I find it funny that Oni Press is mentioned, and that their financial situation would be called into question. I automatically think of them as one of the indie comix financial success stories. Correct me if I’m wrong, but isn’t Scott Pilgrim, like, a HUGE success, which offsets all the losses from their other books? If I’m not mistaken, Scott Pilgrim sells really well outside of the Direct Market, and is a consistent top seller on Amazon in the graphic novels department. Also, most of Oni Press’ other books are primarily black and white and printed on lower quality paper to offset the costs. I, too, know how expensive it is to print graphic novels. Most indie creators (unless you’re a huge name like Chris Ware or Dan Clowes) aren’t given huge advances, and make money on the backend. You take a mid-selling 150 page B & W graphic novel, put in a print run of, say 1500, print it in China where it is dirt cheap, and you’ll most likely break even (unless the orders are just GHASTLY, like under 300 units). Combine all that with their overhead (a staff of under 10), and I think I have a pretty healthy idea as to how Oni Press makes their money.

I suspect part of the draw of licensed comics for smaller publishers is to help shine a spotlight on their own properties. If having Charmed on the shelves with a Zenescope label on it raises awareness of other Zenescope titles, then it might be worth taking it on as either a loss leader or maybe something that just breaks even. Heck, would there be a kaboom! if BOOM! hadn’t had the Disney/Pixar/Muppets licenses?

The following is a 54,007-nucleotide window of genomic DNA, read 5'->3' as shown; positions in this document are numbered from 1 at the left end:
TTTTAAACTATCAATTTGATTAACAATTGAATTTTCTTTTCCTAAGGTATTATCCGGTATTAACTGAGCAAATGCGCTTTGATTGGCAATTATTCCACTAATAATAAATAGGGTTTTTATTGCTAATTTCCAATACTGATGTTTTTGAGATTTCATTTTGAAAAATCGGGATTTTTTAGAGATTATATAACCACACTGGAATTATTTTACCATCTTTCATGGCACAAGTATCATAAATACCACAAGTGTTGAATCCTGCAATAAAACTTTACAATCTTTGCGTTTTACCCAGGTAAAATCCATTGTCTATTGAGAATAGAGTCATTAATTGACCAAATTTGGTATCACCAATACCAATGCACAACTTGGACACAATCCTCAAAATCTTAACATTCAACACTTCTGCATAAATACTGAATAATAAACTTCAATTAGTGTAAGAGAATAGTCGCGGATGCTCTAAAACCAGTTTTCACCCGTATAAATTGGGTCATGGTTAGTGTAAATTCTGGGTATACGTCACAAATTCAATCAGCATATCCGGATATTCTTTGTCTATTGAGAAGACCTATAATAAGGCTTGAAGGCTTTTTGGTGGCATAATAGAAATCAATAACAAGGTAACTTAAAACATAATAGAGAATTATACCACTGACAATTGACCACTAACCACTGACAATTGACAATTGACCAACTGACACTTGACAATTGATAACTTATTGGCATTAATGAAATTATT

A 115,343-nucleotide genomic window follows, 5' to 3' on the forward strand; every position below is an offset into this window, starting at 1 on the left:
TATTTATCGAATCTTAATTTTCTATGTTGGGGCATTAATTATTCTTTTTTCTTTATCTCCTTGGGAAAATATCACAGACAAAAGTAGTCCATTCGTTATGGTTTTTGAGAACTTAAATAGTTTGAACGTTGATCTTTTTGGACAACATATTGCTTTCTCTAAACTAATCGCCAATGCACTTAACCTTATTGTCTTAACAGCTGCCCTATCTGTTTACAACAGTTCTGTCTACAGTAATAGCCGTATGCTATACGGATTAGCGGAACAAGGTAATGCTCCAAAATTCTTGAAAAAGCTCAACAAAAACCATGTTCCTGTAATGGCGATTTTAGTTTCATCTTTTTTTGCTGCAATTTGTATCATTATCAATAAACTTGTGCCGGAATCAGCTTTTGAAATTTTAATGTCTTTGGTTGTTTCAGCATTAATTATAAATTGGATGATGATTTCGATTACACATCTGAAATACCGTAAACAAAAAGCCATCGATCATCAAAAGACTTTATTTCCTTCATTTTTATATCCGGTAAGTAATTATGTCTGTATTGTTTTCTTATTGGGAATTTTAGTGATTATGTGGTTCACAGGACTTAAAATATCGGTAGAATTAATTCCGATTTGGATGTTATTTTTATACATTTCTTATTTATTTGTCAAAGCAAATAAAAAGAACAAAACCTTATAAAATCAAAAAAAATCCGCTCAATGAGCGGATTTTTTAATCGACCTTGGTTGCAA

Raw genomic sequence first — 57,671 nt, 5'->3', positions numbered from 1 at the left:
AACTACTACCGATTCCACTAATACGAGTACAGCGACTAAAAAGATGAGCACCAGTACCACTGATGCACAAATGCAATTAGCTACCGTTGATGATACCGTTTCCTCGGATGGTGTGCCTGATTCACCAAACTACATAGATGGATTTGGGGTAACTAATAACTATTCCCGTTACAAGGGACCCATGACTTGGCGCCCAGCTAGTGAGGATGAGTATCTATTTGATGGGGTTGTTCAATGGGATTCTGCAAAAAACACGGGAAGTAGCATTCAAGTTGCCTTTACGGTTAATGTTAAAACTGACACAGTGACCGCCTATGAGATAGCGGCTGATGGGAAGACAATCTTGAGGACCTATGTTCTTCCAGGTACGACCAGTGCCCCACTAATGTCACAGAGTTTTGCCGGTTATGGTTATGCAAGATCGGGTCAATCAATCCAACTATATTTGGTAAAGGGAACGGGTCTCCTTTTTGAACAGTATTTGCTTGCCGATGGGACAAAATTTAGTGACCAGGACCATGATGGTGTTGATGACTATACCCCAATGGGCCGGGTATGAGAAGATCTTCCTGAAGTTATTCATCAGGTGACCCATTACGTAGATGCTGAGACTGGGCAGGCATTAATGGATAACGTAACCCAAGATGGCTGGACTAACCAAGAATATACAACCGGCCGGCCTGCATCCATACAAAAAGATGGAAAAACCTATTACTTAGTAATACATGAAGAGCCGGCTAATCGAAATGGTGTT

Something there has to work, though, because more and more small publishers are getting into the licensed titles business.

Staying in the print business for smaller comic publishers is tough and many do follow the Oni model where much of their continued existence is dependent on one or two break-out hits, or name authors who are critical darlings, if not necessarily commercial successes. You can see then why a lot of the smaller publishers need to be really careful about costs. Those hit books won’t always be pulling in the same numbers.

Over-seas production is necessary for your 4C trades and hardcovers, but China is no longer as cheap as it used to be. And if you’re just printing a B&W book it’d be more cost effective to do it domestically, unless you’re doing at least 5,000 copies or you need special cover treatments.